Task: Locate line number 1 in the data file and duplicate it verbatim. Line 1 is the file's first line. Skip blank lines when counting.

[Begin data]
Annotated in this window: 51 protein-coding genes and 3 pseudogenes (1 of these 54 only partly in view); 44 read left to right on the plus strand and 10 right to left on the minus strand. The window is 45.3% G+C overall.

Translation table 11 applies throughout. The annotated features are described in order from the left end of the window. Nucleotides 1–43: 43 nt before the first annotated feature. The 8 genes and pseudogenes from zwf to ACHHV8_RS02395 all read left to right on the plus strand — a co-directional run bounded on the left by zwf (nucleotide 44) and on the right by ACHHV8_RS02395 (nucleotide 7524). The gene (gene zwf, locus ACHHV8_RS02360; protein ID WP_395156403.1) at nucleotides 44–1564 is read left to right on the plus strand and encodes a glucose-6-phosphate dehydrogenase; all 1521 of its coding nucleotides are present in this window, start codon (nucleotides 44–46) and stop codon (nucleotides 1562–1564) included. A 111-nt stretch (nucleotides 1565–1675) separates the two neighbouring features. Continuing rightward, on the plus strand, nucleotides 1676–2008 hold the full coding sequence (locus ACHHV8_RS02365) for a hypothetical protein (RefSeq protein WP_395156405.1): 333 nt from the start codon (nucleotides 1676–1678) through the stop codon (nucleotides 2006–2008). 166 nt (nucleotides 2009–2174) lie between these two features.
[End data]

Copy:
Annotated in this window: 51 protein-coding genes and 3 pseudogenes (1 of these 54 only partly in view); 44 read left to right on the plus strand and 10 right to left on the minus strand. The window is 45.3% G+C overall.